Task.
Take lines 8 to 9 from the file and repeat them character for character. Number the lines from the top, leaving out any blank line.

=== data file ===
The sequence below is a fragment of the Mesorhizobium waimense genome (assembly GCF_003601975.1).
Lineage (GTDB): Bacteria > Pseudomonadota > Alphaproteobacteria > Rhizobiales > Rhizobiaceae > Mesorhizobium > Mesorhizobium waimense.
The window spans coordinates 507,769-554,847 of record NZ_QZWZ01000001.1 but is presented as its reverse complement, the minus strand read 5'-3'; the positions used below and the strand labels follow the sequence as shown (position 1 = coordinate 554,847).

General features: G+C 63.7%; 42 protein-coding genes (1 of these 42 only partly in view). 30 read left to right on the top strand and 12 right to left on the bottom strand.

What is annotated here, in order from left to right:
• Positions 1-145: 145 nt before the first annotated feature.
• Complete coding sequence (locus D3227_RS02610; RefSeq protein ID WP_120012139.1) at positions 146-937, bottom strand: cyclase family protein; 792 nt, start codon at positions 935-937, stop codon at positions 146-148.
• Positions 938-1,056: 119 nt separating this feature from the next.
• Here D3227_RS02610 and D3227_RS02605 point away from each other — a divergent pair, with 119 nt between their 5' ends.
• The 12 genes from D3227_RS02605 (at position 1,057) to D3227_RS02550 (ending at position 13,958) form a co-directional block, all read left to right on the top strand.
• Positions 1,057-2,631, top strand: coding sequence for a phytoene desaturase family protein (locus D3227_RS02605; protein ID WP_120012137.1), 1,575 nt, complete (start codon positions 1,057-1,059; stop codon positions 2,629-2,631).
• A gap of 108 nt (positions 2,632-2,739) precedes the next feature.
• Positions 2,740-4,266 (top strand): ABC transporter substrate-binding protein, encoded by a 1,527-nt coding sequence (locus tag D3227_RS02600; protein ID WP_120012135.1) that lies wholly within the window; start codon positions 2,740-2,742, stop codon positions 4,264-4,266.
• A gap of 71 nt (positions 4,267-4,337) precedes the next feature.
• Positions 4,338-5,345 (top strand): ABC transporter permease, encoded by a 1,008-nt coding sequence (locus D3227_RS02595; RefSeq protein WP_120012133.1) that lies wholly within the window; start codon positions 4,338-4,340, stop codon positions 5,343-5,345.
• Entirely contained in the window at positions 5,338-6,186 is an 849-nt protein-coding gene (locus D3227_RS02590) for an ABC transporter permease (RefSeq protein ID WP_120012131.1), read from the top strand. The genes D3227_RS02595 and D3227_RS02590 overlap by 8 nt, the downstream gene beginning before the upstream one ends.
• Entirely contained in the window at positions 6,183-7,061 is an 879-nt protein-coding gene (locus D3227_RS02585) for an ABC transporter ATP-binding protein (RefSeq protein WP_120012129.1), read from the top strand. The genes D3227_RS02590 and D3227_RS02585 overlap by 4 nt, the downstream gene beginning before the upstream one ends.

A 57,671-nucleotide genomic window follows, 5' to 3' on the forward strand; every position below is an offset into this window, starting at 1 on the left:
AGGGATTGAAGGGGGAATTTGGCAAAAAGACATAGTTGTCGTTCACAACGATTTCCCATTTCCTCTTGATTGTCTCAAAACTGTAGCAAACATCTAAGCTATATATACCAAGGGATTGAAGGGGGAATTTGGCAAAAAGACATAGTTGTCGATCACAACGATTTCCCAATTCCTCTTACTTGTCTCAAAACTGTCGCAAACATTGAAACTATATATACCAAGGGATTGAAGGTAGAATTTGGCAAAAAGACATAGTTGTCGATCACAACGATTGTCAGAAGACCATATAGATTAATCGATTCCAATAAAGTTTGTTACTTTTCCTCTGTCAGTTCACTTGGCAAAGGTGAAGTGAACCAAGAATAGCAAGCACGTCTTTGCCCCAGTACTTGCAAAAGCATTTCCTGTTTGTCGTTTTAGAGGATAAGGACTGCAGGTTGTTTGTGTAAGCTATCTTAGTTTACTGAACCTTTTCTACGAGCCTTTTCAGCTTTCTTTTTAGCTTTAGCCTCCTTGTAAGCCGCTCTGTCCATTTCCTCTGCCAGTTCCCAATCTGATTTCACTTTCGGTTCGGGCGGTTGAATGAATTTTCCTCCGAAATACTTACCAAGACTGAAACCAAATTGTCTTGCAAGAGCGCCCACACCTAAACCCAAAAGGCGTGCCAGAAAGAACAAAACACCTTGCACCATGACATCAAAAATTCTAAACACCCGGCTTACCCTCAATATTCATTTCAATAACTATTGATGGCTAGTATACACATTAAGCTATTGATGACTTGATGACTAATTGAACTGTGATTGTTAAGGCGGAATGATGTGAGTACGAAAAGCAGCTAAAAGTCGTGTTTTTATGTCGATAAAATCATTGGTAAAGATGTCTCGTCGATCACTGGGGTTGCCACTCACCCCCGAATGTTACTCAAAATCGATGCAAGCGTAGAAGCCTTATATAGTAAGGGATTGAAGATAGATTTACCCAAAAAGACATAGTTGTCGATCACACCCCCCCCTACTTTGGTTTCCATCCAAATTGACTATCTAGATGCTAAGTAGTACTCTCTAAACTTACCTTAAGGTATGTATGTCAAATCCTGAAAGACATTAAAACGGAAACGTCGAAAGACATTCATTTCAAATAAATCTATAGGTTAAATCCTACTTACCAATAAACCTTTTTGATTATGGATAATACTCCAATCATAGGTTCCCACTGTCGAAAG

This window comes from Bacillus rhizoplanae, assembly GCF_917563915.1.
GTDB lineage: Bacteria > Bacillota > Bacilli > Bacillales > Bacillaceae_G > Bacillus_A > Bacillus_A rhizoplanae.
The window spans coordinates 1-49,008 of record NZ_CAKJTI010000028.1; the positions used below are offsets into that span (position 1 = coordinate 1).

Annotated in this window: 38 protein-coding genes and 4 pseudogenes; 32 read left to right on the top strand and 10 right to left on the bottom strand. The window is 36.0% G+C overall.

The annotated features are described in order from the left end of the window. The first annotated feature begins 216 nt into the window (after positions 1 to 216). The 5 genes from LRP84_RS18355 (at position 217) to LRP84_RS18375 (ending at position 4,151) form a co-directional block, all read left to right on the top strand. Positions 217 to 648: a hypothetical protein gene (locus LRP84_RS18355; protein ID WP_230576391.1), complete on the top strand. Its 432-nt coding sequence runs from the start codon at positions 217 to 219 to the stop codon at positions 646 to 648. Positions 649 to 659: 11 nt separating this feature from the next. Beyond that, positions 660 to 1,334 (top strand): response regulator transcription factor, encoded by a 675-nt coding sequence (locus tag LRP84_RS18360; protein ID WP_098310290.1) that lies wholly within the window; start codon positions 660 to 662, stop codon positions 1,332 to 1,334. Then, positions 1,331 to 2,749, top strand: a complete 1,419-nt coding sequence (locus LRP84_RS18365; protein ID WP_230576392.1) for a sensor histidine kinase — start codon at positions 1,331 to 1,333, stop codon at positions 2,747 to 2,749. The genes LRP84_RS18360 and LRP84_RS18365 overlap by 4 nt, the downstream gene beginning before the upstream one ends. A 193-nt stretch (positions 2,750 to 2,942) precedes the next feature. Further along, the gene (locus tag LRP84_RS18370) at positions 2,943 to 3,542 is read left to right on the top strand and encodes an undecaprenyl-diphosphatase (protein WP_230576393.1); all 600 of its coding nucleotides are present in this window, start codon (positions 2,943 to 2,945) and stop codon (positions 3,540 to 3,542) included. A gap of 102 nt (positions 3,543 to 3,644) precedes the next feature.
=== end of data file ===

• Positions 938-1,056: 119 nt separating this feature from the next.
• Here D3227_RS02610 and D3227_RS02605 point away from each other — a divergent pair, with 119 nt between their 5' ends.